Faced with traffic noise and other humanmade din, city birds have taken matters into their own hands: they adjust their songs in real time to make themselves heard. Scientists have long known that bird songs vary in different settings  and that urban songbirds in particular sing at a higher pitch. But they didn't know whether the variety arose through evolution—higher frequencies carried better over low-frequency urban rumble, allowing higher-singing birds to entice mates and breed high-singing offspring—or if the birds were adapting their songs to the surrounding noise in real time. To find out, researchers exposed 21 house finches to a spectrum of ambient noise recorded on a busy Mexico City street. The finches shifted the minimum frequency of their songs higher as their surroundings grew louder and returned to lower frequencies when the noise subsided. The results, which will be published online tomorrow in Biology Letters, show the birds change their songs as needed to beat the noise.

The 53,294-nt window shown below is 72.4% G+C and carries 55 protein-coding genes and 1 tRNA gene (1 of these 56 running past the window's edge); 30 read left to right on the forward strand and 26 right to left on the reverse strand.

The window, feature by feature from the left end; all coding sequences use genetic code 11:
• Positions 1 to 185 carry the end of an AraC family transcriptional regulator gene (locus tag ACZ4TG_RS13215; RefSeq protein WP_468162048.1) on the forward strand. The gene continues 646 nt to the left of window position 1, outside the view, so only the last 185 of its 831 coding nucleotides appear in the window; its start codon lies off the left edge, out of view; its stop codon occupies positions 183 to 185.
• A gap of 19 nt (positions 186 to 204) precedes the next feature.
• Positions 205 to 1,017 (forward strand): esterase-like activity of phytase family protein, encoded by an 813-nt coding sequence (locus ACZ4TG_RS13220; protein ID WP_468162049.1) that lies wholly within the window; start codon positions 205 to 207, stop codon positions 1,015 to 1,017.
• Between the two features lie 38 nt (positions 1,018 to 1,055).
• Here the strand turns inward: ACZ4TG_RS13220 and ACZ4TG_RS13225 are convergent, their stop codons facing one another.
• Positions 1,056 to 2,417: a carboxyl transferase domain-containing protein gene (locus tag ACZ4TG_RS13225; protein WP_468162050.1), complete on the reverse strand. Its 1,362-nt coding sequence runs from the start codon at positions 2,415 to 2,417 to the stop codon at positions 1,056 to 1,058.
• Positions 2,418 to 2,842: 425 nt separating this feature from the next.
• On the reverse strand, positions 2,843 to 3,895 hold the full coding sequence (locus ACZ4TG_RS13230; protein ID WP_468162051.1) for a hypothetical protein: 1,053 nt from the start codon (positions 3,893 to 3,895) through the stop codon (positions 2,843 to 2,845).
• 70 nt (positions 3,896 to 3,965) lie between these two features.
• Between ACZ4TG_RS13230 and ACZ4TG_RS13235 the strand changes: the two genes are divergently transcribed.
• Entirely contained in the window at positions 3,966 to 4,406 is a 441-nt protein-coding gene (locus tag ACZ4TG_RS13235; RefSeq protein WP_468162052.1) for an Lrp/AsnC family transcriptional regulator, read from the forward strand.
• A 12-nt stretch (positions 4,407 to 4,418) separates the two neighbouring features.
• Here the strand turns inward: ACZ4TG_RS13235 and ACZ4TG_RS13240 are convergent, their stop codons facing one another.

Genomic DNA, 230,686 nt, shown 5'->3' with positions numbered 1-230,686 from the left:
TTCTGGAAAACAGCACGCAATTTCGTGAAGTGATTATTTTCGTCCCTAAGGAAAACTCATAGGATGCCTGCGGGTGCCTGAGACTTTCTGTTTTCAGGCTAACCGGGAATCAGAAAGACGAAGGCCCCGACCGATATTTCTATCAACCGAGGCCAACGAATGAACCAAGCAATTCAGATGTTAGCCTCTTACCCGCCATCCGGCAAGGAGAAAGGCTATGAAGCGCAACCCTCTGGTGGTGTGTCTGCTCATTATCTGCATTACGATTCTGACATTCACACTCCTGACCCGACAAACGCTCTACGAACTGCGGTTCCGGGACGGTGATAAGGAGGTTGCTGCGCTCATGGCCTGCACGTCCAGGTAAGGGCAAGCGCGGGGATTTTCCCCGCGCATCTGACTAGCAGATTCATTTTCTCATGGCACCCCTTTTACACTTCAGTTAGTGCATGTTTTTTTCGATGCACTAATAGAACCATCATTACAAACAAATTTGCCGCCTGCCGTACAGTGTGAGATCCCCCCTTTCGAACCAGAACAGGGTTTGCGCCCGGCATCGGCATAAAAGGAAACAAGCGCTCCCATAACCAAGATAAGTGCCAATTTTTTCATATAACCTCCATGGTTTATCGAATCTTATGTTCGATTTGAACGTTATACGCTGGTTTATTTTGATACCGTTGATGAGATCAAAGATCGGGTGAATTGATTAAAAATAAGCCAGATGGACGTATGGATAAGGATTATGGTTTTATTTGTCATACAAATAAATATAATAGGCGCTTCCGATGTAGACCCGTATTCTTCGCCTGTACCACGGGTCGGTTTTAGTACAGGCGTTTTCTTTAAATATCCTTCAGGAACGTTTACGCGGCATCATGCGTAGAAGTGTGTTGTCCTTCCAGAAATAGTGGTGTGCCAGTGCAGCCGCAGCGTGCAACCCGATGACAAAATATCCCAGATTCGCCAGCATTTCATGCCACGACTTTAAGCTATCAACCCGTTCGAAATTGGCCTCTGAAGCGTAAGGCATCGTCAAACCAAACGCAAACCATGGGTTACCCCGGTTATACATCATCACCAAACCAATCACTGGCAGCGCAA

ScienceShot: Birdsong and the City